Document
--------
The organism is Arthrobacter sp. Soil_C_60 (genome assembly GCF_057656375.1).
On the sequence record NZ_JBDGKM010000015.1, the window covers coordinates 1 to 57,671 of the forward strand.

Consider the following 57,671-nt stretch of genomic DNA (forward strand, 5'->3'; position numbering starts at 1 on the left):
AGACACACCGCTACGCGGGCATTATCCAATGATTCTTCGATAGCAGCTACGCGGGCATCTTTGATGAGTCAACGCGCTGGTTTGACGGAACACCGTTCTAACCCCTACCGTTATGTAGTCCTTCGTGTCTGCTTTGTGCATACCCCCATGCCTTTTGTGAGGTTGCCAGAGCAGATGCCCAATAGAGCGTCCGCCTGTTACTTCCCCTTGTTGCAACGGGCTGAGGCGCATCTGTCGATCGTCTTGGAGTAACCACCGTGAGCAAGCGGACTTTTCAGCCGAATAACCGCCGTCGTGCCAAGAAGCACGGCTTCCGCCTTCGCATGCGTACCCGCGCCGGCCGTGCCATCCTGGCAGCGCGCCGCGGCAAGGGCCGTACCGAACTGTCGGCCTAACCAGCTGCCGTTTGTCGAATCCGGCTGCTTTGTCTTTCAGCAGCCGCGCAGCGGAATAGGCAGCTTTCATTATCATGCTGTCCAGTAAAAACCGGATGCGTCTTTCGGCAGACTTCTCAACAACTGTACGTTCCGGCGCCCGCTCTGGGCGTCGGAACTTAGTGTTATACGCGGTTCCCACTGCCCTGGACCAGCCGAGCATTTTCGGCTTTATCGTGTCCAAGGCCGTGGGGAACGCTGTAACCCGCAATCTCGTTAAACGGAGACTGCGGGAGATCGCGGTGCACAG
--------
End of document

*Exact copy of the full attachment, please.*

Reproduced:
The organism is Arthrobacter sp. Soil_C_60 (genome assembly GCF_057656375.1).
On the sequence record NZ_JBDGKM010000015.1, the window covers coordinates 1 to 57,671 of the forward strand.

Consider the following 57,671-nt stretch of genomic DNA (forward strand, 5'->3'; position numbering starts at 1 on the left):
AGACACACCGCTACGCGGGCATTATCCAATGATTCTTCGATAGCAGCTACGCGGGCATCTTTGATGAGTCAACGCGCTGGTTTGACGGAACACCGTTCTAACCCCTACCGTTATGTAGTCCTTCGTGTCTGCTTTGTGCATACCCCCATGCCTTTTGTGAGGTTGCCAGAGCAGATGCCCAATAGAGCGTCCGCCTGTTACTTCCCCTTGTTGCAACGGGCTGAGGCGCATCTGTCGATCGTCTTGGAGTAACCACCGTGAGCAAGCGGACTTTTCAGCCGAATAACCGCCGTCGTGCCAAGAAGCACGGCTTCCGCCTTCGCATGCGTACCCGCGCCGGCCGTGCCATCCTGGCAGCGCGCCGCGGCAAGGGCCGTACCGAACTGTCGGCCTAACCAGCTGCCGTTTGTCGAATCCGGCTGCTTTGTCTTTCAGCAGCCGCGCAGCGGAATAGGCAGCTTTCATTATCATGCTGTCCAGTAAAAACCGGATGCGTCTTTCGGCAGACTTCTCAACAACTGTACGTTCCGGCGCCCGCTCTGGGCGTCGGAACTTAGTGTTATACGCGGTTCCCACTGCCCTGGACCAGCCGAGCATTTTCGGCTTTATCGTGTCCAAGGCCGTGGGGAACGCTGTAACCCGCAATCTCGTTAAACGGAGACTGCGGGAGATCGCGGTGCACAG